The latest Seafarers Happiness Index figures indicated yet another rise in Q4 2022, as it reached something of a highwater mark of 7.9/10. The continued rise in 2022, up from the lowest point in Q1 2022, is seemingly being driven by more certainty surrounding crew changes, and small improvements in shore leave.
We also heard rather interesting feedback from seafarers who have moved jobs through the year – it seems there has been something of a professional migration from deep sea trades to short sea or coastal vessels, as seafarers have looked to try and insulate themselves against the risks of future travel bans and lockdowns. It will be interesting to see if that trend continues as it could have a very concerning impact on recruitment and retention in the year ahead.
Longer term there could also be potential problems, as it will likely be the short sea trades which will first make the switch to autonomous vessels. Questions will have to be asked about career viability moving forward.
Another key issue seen in the SHI results is the way in which data on seafarers’ sentiment can be transposed against ship standards and the question of onboard welfare. Working with one of our main sponsors, Idwal, analysis of the data reveals an interplay between how people feel, what makes them feel this way, and the influence of vessel condition. It seems we are edging towards better understanding and a more positive mechanism for analysing the SHI data to bring the elements together in a meaningful, useful and informative way. Indeed, it is now possible to argue, based on the
data, that good ships are better for people, and people who experience better things are happier. This is based on analysis which was started back in Q2 2022 as Idwal began exploring the welfare conditions of seafarers, using a new inspection approach which explored crew welfare conditions on board. They found that as their Crew Welfare Grade increases, so too does the vessel condition, and vice versa. Refining the data further to explore additional complexities such as vessel types did not alter that correlation.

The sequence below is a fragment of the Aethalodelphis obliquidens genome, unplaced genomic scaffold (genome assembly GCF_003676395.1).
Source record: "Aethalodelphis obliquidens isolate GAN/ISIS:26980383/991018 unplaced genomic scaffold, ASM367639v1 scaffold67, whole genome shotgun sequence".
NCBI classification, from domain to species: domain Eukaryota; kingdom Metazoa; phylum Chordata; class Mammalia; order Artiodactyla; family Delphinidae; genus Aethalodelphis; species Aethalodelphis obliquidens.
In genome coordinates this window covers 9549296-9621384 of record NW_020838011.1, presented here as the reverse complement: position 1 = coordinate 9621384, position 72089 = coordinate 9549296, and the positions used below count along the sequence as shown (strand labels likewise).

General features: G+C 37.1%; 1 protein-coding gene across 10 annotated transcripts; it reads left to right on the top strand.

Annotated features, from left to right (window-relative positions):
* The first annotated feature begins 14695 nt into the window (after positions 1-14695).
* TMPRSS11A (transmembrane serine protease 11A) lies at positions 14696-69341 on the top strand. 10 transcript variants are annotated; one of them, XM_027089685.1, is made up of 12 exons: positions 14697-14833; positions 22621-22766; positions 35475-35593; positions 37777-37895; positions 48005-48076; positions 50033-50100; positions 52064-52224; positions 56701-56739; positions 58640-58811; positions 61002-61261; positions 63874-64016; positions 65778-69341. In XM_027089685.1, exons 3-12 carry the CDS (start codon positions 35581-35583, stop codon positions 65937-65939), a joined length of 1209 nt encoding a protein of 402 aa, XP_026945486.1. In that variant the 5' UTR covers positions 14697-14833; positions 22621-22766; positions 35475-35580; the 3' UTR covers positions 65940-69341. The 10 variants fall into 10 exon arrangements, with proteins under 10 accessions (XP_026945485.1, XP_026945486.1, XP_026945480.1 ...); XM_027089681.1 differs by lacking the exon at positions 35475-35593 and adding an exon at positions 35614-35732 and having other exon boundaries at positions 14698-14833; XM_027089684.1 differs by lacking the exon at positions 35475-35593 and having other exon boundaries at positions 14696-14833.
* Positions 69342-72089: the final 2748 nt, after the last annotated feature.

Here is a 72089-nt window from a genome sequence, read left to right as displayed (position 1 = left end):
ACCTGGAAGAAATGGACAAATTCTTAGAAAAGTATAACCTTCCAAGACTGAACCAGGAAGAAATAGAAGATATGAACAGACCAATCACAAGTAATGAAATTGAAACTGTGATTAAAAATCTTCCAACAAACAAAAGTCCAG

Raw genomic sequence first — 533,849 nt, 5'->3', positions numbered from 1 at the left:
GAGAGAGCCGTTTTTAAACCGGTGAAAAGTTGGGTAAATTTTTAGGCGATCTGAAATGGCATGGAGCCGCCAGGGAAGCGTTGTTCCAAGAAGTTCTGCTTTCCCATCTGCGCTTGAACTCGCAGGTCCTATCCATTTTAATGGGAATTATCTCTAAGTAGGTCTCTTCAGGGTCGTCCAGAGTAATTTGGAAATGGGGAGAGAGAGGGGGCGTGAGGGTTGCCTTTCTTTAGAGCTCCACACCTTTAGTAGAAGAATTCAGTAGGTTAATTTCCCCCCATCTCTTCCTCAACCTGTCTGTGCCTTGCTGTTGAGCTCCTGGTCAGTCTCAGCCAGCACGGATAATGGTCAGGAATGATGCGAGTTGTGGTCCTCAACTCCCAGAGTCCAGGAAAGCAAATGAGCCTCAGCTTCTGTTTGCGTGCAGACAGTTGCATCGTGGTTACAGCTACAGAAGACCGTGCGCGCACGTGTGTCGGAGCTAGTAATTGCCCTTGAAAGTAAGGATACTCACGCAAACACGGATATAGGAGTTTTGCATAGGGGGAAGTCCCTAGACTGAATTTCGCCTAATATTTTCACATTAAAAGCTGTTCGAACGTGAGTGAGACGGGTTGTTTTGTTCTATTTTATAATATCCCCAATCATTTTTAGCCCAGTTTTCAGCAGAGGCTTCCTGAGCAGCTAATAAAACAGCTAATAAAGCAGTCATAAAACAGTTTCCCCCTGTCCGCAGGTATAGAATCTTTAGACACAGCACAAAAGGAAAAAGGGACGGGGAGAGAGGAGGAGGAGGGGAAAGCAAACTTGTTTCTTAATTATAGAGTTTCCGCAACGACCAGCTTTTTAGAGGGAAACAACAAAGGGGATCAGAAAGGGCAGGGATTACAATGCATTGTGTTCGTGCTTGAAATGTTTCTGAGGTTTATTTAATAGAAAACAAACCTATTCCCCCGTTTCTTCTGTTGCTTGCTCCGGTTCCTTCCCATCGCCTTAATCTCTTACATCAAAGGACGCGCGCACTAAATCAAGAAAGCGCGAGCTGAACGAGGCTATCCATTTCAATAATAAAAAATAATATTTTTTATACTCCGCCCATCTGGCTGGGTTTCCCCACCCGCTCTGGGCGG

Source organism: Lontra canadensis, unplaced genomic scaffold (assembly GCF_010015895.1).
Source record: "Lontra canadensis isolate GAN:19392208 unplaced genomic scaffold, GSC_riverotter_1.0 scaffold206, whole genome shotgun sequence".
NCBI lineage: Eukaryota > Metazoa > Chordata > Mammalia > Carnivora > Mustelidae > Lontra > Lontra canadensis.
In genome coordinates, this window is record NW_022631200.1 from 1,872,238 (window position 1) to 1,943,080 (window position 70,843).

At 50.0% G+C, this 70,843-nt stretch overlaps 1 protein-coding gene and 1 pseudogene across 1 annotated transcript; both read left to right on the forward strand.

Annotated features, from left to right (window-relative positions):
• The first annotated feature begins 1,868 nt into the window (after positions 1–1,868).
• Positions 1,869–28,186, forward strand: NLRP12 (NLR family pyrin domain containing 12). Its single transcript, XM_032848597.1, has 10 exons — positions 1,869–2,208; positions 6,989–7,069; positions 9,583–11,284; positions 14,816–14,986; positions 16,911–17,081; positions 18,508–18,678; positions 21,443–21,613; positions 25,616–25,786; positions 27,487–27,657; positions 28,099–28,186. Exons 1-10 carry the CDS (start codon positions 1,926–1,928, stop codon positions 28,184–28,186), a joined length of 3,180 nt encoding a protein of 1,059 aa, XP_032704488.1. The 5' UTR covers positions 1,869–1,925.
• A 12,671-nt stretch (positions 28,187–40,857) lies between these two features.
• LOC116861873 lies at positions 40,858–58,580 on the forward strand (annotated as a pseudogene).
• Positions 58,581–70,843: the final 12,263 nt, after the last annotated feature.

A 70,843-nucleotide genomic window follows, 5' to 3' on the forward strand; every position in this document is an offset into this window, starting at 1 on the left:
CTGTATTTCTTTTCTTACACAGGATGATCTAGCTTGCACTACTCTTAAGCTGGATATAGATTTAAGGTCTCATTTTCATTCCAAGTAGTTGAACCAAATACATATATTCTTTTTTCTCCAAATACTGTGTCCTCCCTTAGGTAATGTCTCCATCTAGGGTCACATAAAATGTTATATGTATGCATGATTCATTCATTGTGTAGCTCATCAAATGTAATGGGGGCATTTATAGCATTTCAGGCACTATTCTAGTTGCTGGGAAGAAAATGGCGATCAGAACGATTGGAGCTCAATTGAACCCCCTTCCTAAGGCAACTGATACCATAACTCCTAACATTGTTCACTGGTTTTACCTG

The data was also examined against issues such as classification
society and flag state, and still the relationship persisted. Indeed, whatever the interrogation, whatever the parameters, whatever the specifics, the better the welfare, the better the ship… and the better the welfare, the happier the crew.This is extremely important when it comes to understanding the significance of seafarer welfare, and the role this plays in improving the standard of vessels.It is now possible to unequivocally state that happy seafarers rest on good welfare, and that is either translated into higher quality ships, or ships improve as a result.
This positive symbiotic relationship continues as we see seafarer happiness tracking higher with enhanced welfare standards.Where quality of life and the experience on board is better, we see higher levels of satisfaction. As such, happiness becomes the ‘canary in the coal mine’. Where we find happier seafarers we see better
welfare standards, and where we see better welfare, we find higher standard ships.
Steven Jones is the founder of the Seafarers’ Happiness Index, in association with Idwal and the Standard Club. The Index is designed to monitor and benchmark seafarer satisfaction levels by asking 10 key questions and serves as an important barometer of seafarer satisfaction with life at sea. Questions focus on a range of issues, from mental health and wellbeing, to working life and family contact. If you would like more information, to see the data or read more in-
depth reports, visit www.happyatsea.org for access to the latest results.
Source: MARITIME PRESS CLIPPINGS 2023– 102